KUWAIT: Most GCC countries are facing important challenges linked to their demographic evolution and their oildependent economic structure. Kuwait and Saudi Arabia fit in this description. The national population – and therefore the labor force – of both countries is expected to keep growing fast, putting pressure on their economies to create a vast amount of jobs for newcomers. The shape of their population pyramids -distribution of population by age groupwill flatten, due to reduction of birth and mortality rates, which will ultimately lead to an increase of senior dependent citizens in both countries, as their weight on the total population rises. Last but not least, the traditional reliance on public sector job for Kuwaiti and Saudi nationals might be coming to an end.

Governments will not be able to absorb the growing labor force without threatening fiscal sustainability. In Saudi Arabia, the national population is expected to increase from 20.7 to 27.5 million in the next 15 years. The working age population will grow at an even stronger rate, leading to a sizeable demand for new jobs. Saudi authorities have been aware of this problem for many years, and developed several “saudization” initiatives of the labor market. The most important measure is the Nitaqat, which establishes a system of national employee quotas. Companies with a high percentage of Saudi workers enjoy preferences in visa processing, while non-compliant firms are banned from transferring workers and obtaining new visas. However, Nitaqat raised criticism, as companies in some sectors feared they would not be able to meet the requirements or it would have a negative impact on their profitability. So far, the percentage of Saudi national employees working in the public sector has fallen by 3.5 percentage points in the last five years to 35.8% in 2014, suggesting some success of the implemented measures.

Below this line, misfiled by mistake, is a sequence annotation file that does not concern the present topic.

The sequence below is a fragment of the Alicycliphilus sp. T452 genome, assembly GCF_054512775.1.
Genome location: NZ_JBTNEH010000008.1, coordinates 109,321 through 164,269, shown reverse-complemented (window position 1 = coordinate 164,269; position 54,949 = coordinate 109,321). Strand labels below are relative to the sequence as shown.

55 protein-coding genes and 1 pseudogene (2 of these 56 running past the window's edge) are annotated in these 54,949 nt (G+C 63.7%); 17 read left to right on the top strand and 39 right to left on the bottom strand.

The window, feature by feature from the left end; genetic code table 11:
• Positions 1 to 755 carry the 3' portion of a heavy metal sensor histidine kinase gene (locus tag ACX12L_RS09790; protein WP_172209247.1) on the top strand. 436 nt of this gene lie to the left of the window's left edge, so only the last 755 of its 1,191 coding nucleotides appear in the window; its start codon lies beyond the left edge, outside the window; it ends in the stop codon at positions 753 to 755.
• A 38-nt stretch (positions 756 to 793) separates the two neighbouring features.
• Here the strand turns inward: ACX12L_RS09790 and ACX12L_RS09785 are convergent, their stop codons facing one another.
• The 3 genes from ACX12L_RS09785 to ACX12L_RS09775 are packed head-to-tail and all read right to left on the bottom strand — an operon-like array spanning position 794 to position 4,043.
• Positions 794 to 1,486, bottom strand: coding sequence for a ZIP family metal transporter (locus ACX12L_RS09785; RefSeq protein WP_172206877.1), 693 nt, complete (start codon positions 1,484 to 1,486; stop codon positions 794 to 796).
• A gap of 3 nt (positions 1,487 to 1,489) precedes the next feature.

Labour force
Kuwait’s situation is similar to Saudi’s. The size of the national Kuwaiti labor force will double from now to 2030, due to demographic factors and an improvement in the participation rate. However, Kuwait’s dependence on public sector jobs is more intense than in Saudi Arabia, with 75.8% of Kuwaiti employees working for the government. The approach that Kuwait took to nationalize its private labor market coincides with the one in Saudi: establishing minimum levels of Kuwaiti employees in each company, but with the difference that the law takes into account the nature of different sectors. Additionally, restrictions in the outstanding amount of visas have been under consideration, although authorities seem to be holding measures back for now.

The percentage of national workers in the public sector has also evolved positively, since it was as high as 82% in 2008. Systems of quotas set the incentives of the companies in the direction to increase the presence of national workers in the private labor market, but they are only a partial solution and they could backfire in several manners. Productivity of companies could be under threat, since companies could be deprived from necessary skills, national workforce could be less affordable and legal overprotection of national employees could remove their incentives to become more efficient. Moreover, the private sector could be unable to match the generous retribution and conditions in government jobs, leading to substantially worse labor conditions in the private sector, a potential source of social discontent. Policies to reduce the dependence on public sector jobs must be integral, acting not only on firms but on national employee incentives to perform and trying to prevent the public-private duality in the labor market.